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Locked, Loaded, and Ready for School

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Gun Silouhette
courtesy Lisa Roe/flickr creative commons

School districts across Texas have had a rough go of things in the last couple years, starting with the Legislature’s $5.4 billion cut to public education funding in 2011. A lot of the state’s schools went on a starvation diet. Chronic underfunding of public education seems to be the state’s new norm. Which has left a lot of schools in Texas scrambling to find ways to pay for the bare necessities themselves. Take tiny Childress and Shamrock ISDs, two districts in the Panhandle that shelled out quite a bit of money—on guns. Childress ISD spent $150,000.

The money’s for more than just guns, of course—it’s for guns, and a support system for the guns, reports the Amarillo Globe-News.  The nearby town of Shamrock, with a population of 2,000 and a school district enrollment of about 430, paved the way for regional innovation with the installation of gun safes in classrooms, which would let staff members access heat in a hurry. Childress, with a population of a little over 6,100 and a school district enrollment of about 1,100, knew they were on to something good.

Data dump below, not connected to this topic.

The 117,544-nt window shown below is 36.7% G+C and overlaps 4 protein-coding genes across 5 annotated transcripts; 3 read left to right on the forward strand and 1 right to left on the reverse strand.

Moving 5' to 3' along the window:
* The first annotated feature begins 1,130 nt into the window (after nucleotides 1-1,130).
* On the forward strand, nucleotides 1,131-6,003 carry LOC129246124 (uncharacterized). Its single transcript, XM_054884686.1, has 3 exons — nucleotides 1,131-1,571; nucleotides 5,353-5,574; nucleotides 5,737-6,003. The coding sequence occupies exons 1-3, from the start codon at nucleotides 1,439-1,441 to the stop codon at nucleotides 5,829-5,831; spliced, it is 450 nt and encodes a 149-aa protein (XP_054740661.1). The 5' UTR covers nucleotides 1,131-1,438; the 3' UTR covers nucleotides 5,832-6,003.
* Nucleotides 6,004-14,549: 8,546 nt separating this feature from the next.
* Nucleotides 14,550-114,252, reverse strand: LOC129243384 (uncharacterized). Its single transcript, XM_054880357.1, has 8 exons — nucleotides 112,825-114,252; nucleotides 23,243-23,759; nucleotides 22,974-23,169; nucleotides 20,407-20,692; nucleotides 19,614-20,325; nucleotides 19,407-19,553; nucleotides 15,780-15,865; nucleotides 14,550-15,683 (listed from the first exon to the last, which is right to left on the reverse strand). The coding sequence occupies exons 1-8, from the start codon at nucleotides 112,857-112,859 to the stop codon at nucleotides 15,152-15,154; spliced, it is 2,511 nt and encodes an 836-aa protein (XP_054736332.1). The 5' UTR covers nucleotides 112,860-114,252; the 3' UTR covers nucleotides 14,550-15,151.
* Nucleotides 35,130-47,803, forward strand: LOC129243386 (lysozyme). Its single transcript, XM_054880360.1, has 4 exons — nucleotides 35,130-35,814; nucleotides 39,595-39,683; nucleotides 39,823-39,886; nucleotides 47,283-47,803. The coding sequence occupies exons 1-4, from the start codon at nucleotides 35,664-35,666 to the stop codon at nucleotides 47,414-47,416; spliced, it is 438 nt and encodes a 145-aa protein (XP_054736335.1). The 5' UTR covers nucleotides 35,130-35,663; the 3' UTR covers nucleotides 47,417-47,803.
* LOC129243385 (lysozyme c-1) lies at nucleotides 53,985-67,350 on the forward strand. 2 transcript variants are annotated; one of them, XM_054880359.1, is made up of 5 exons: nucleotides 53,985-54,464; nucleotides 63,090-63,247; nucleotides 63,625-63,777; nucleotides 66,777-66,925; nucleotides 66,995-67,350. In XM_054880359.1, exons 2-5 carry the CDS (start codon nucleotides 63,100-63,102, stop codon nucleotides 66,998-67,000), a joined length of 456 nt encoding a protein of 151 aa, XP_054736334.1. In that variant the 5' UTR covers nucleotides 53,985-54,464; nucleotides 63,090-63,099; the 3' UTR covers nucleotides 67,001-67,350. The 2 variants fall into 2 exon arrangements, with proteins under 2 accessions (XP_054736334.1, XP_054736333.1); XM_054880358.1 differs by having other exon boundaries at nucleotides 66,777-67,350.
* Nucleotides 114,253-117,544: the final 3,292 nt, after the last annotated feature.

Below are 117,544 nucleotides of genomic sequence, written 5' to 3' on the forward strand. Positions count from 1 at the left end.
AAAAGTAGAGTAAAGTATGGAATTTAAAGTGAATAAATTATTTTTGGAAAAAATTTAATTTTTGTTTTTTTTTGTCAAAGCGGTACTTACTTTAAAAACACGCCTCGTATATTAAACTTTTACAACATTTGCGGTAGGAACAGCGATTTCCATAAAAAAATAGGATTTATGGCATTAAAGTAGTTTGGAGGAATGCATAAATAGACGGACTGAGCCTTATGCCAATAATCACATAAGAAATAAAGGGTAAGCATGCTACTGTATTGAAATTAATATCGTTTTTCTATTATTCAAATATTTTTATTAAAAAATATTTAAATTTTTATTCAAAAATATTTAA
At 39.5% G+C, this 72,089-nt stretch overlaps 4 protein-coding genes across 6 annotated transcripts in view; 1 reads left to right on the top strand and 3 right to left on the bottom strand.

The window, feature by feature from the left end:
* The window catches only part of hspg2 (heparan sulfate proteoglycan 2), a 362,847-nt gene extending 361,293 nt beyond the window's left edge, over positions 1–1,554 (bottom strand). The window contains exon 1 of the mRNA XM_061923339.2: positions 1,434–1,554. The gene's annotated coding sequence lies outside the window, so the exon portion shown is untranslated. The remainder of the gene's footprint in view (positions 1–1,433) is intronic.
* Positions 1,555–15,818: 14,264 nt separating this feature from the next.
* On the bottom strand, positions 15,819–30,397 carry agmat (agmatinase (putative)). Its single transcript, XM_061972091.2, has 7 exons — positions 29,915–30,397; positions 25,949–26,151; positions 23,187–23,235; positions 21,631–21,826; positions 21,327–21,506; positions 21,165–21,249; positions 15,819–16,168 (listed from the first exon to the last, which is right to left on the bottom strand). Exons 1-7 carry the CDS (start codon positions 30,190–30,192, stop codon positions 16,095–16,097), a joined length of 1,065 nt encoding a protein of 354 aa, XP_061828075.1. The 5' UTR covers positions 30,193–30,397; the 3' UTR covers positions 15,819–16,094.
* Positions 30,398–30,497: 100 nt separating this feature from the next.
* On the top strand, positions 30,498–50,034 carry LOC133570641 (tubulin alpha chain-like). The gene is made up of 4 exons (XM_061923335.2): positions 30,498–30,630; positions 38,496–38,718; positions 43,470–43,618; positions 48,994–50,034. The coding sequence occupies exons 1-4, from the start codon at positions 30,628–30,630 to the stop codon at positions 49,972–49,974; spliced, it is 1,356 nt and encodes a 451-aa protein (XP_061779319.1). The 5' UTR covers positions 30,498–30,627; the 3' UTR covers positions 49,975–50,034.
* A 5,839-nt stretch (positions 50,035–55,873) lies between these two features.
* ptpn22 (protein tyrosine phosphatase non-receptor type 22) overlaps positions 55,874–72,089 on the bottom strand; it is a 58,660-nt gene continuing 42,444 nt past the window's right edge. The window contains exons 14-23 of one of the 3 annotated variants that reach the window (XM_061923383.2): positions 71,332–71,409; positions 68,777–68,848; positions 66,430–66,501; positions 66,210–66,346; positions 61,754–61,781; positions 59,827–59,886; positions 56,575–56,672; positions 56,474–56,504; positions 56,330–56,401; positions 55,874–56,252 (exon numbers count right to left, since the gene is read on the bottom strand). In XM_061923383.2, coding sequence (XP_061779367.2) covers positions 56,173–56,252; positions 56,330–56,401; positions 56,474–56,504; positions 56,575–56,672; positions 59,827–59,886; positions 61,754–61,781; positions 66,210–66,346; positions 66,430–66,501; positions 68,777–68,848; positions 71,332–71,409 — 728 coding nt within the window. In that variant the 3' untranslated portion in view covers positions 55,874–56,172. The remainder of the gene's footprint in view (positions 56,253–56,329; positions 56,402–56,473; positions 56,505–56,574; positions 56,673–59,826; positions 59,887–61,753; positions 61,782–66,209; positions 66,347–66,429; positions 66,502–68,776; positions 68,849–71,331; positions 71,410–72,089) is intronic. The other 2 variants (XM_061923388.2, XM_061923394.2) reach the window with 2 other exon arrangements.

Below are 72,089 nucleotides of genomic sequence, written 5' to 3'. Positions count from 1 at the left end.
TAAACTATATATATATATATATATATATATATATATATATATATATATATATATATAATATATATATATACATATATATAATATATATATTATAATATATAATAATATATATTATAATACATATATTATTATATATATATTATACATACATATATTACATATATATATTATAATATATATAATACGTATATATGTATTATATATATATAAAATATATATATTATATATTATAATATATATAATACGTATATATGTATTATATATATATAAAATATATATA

Childress ISD’s board approved a similar measure last year that allows certain school employees to access firearms kept in safes, [Superintendent Rick] Teran said. The school district devoted $150,000 to the purchase of firearms, safes, practice ammunition, a panic system and training, he said.

“With all the issues in the nation now, with gunmen coming into our schools and attacking our children, we felt it was our next step for our community,” Teran said.

It’s one of a number of precautions the rural schools are taking.